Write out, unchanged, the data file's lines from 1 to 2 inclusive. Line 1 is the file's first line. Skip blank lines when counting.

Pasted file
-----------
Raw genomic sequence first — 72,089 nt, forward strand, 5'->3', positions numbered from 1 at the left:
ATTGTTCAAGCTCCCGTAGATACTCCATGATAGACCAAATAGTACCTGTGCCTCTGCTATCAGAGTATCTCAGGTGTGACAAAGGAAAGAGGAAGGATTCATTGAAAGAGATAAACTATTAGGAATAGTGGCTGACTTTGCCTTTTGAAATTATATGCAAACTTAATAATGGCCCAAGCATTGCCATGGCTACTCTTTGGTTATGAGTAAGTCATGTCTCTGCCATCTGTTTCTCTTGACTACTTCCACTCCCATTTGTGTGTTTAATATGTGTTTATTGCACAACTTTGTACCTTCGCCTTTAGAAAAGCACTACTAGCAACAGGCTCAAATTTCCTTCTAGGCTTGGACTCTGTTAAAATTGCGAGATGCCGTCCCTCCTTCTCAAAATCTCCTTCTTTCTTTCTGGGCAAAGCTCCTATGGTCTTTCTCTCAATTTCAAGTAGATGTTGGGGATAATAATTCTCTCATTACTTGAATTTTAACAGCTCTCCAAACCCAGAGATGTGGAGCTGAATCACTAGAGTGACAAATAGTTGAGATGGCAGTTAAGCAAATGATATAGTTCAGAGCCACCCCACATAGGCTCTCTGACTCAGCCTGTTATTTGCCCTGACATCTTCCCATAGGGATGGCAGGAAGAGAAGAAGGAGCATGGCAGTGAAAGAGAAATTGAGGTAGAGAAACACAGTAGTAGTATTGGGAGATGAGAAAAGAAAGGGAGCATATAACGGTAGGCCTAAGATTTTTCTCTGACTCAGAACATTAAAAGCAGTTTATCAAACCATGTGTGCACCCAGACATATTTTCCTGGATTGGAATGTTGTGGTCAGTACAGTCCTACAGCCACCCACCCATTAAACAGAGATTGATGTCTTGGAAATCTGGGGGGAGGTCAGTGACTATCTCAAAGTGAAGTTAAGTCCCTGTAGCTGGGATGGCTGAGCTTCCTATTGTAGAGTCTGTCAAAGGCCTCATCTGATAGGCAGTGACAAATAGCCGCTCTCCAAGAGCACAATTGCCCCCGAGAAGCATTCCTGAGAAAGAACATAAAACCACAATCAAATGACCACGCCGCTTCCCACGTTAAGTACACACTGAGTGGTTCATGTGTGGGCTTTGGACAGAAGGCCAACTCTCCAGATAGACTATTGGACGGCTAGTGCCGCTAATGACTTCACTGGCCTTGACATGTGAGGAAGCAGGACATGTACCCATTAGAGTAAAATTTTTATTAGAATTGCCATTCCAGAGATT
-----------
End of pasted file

Raw genomic sequence first — 72,089 nt, forward strand, 5'->3', positions numbered from 1 at the left:
ATTGTTCAAGCTCCCGTAGATACTCCATGATAGACCAAATAGTACCTGTGCCTCTGCTATCAGAGTATCTCAGGTGTGACAAAGGAAAGAGGAAGGATTCATTGAAAGAGATAAACTATTAGGAATAGTGGCTGACTTTGCCTTTTGAAATTATATGCAAACTTAATAATGGCCCAAGCATTGCCATGGCTACTCTTTGGTTATGAGTAAGTCATGTCTCTGCCATCTGTTTCTCTTGACTACTTCCACTCCCATTTGTGTGTTTAATATGTGTTTATTGCACAACTTTGTACCTTCGCCTTTAGAAAAGCACTACTAGCAACAGGCTCAAATTTCCTTCTAGGCTTGGACTCTGTTAAAATTGCGAGATGCCGTCCCTCCTTCTCAAAATCTCCTTCTTTCTTTCTGGGCAAAGCTCCTATGGTCTTTCTCTCAATTTCAAGTAGATGTTGGGGATAATAATTCTCTCATTACTTGAATTTTAACAGCTCTCCAAACCCAGAGATGTGGAGCTGAATCACTAGAGTGACAAATAGTTGAGATGGCAGTTAAGCAAATGATATAGTTCAGAGCCACCCCACATAGGCTCTCTGACTCAGCCTGTTATTTGCCCTGACATCTTCCCATAGGGATGGCAGGAAGAGAAGAAGGAGCATGGCAGTGAAAGAGAAATTGAGGTAGAGAAACACAGTAGTAGTATTGGGAGATGAGAAAAGAAAGGGAGCATATAACGGTAGGCCTAAGATTTTTCTCTGACTCAGAACATTAAAAGCAGTTTATCAAACCATGTGTGCACCCAGACATATTTTCCTGGATTGGAATGTTGTGGTCAGTACAGTCCTACAGCCACCCACCCATTAAACAGAGATTGATGTCTTGGAAATCTGGGGGGAGGTCAGTGACTATCTCAAAGTGAAGTTAAGTCCCTGTAGCTGGGATGGCTGAGCTTCCTATTGTAGAGTCTGTCAAAGGCCTCATCTGATAGGCAGTGACAAATAGCCGCTCTCCAAGAGCACAATTGCCCCCGAGAAGCATTCCTGAGAAAGAACATAAAACCACAATCAAATGACCACGCCGCTTCCCACGTTAAGTACACACTGAGTGGTTCATGTGTGGGCTTTGGACAGAAGGCCAACTCTCCAGATAGACTATTGGACGGCTAGTGCCGCTAATGACTTCACTGGCCTTGACATGTGAGGAAGCAGGACATGTACCCATTAGAGTAAAATTTTTATTAGAATTGCCATTCCAGAGATT